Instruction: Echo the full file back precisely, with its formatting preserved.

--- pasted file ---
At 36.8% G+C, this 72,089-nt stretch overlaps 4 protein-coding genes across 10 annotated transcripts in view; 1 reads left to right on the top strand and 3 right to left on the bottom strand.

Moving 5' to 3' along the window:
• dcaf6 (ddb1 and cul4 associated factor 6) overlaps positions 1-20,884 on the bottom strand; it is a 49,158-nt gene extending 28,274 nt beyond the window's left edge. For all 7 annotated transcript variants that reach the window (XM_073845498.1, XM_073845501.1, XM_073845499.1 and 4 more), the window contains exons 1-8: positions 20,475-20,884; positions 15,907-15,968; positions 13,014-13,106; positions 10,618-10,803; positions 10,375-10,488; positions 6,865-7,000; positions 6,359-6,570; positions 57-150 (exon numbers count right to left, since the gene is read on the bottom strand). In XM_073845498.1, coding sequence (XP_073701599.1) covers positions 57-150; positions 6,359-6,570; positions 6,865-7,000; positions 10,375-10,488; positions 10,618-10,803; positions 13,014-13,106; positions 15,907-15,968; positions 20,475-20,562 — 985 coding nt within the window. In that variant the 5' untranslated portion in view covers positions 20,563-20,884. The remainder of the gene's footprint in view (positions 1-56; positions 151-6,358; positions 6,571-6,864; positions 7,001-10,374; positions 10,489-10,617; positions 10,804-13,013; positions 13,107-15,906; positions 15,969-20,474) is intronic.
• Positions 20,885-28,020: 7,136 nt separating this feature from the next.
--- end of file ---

At 36.8% G+C, this 72,089-nt stretch overlaps 4 protein-coding genes across 10 annotated transcripts in view; 1 reads left to right on the top strand and 3 right to left on the bottom strand.

Moving 5' to 3' along the window:
• dcaf6 (ddb1 and cul4 associated factor 6) overlaps positions 1-20,884 on the bottom strand; it is a 49,158-nt gene extending 28,274 nt beyond the window's left edge. For all 7 annotated transcript variants that reach the window (XM_073845498.1, XM_073845501.1, XM_073845499.1 and 4 more), the window contains exons 1-8: positions 20,475-20,884; positions 15,907-15,968; positions 13,014-13,106; positions 10,618-10,803; positions 10,375-10,488; positions 6,865-7,000; positions 6,359-6,570; positions 57-150 (exon numbers count right to left, since the gene is read on the bottom strand). In XM_073845498.1, coding sequence (XP_073701599.1) covers positions 57-150; positions 6,359-6,570; positions 6,865-7,000; positions 10,375-10,488; positions 10,618-10,803; positions 13,014-13,106; positions 15,907-15,968; positions 20,475-20,562 — 985 coding nt within the window. In that variant the 5' untranslated portion in view covers positions 20,563-20,884. The remainder of the gene's footprint in view (positions 1-56; positions 151-6,358; positions 6,571-6,864; positions 7,001-10,374; positions 10,489-10,617; positions 10,804-13,013; positions 13,107-15,906; positions 15,969-20,474) is intronic.
• Positions 20,885-28,020: 7,136 nt separating this feature from the next.